Deportthemall
Hispanic Brooklyn DA Eric Gonzalez Plans To Rig Illegals' Criminal Charges To Prevent Deportation. What Will Black Criminals (And Their Lawyers) Think?
Thumb anonymous
April 27, 2017, 01:16 PM
A+
|
a-
Print Friendly and PDF
Acting Brooklyn DA, Eric Gonzalez (a Puerto Rican) has announced a policy  that illegal aliens will get breaks on charges so they won't get deported.
Brooklyn DA: Reduce Charges Against Illegals to Prevent Deportation

New York prosecutor says cases brought against criminal aliens should be 'immigration-neutral'

by Edmund Kozak, Lifezette, April 26, 2017

That is first and foremost grossly unjust.  Not to belabor the obvious, but illegal aliens have not only flouted immigration law, they've committed crimes on top of that.  If anything, this should result in even tougher enforcement, not softer treatment.

The crime wave by illegals, of course, does serious damage to the liberal narrative that they're all just doe-eyed lettuce-pickers, dreaming of a better life.  But the media is infuriatingly quiet on this issue.  I have never, for instance, heard NPR report on this topic, despite hours of airtime devoted to sob stories about how unfair life is for illegals.

But here's another problem.  If illegal aliens can claim violations of equal protection (and they do, believe it or not), good old-fashioned American criminal defendants should certainly be able to do so.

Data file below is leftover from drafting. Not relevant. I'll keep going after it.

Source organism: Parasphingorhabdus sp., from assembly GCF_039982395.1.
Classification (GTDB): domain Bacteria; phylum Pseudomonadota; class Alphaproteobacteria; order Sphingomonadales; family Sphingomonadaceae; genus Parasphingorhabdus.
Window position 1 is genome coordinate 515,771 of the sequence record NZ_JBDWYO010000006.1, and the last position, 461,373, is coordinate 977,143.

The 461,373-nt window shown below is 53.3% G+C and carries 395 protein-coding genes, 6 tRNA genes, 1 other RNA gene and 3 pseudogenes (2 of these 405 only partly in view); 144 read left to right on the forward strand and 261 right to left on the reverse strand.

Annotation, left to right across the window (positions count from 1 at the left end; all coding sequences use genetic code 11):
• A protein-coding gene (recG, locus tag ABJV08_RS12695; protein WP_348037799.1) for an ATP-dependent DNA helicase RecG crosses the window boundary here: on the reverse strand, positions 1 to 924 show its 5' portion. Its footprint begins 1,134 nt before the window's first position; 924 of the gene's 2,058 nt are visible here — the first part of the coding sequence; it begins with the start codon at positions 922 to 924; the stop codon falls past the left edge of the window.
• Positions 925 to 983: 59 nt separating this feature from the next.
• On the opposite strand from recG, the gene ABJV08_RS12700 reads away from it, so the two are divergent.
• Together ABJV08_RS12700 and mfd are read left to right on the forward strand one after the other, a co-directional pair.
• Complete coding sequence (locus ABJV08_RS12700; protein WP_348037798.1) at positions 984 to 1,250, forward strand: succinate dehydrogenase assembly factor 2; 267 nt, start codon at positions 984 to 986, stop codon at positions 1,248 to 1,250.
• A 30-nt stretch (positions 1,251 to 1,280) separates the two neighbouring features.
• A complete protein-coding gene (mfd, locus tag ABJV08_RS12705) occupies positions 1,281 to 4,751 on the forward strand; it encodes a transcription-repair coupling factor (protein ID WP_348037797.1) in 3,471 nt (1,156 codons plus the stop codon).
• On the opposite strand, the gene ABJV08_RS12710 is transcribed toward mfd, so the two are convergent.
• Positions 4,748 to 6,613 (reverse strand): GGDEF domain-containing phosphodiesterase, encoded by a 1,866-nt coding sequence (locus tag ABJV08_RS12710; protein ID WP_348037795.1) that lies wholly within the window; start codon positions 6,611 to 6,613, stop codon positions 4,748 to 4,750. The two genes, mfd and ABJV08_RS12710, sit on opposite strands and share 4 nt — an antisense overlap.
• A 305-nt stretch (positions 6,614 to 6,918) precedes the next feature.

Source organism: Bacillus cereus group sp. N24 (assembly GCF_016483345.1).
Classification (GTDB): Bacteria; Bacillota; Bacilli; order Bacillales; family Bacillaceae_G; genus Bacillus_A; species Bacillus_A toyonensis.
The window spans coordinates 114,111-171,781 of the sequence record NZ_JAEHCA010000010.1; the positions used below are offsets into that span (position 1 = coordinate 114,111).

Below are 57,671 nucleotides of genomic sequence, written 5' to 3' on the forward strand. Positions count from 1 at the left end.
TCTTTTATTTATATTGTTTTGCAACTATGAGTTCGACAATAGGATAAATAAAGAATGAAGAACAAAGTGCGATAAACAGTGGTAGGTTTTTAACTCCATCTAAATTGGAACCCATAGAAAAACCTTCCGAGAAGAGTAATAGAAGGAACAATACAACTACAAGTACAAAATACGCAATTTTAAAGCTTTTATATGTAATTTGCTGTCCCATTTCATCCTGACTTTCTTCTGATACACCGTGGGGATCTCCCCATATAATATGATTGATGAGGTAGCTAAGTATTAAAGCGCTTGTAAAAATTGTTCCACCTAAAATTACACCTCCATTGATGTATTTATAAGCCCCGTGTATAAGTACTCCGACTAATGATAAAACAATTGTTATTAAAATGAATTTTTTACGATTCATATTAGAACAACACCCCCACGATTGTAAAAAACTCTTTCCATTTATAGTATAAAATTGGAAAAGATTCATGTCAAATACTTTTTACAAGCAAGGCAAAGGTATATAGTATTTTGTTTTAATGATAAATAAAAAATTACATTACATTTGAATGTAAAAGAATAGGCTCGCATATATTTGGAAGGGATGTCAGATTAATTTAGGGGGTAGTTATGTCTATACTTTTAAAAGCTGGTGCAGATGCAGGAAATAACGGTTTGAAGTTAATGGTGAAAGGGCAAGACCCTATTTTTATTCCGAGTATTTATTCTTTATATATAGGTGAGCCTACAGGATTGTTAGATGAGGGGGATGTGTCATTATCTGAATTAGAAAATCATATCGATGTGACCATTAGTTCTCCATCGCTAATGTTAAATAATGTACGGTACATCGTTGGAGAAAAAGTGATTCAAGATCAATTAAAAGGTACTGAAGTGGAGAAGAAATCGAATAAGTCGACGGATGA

Example:  Jose Torres, an illegal alien from Mexico, and Donte Williams, an American-born black man from Crown Heights, are both charged with felony drug offenses.  Assume everything else is equal.  If Jose gets a misdemeanor because he's illegal, and Donte does not, Donte's lawyer could assert that he's similarly situated and his right to equal protection is violated.

If you really are arguing this on behalf of your black client, I'd think you'd get some traction in New York courts.  Immigration patriots, get ready to rally 'round a black drug dealer from Crown Heights!

To be sure, I do not think illegal aliens deserve "equal treatment".  The Supreme Court doesn't necessarily think this, either, if you read Plyler v. Doe. Despite its awful ruling, the decision actually has a lot of language disclaiming a recognition of equal protection for illegal aliens.  It was just that in case, they were dealing with children, and...  you know.

So, I'm looking at you, harried, left-wing Legal Aid lawyer schlepping up the stairs at the Jay Street stop:  does your American black client deserve worse treatment than an illegal alien?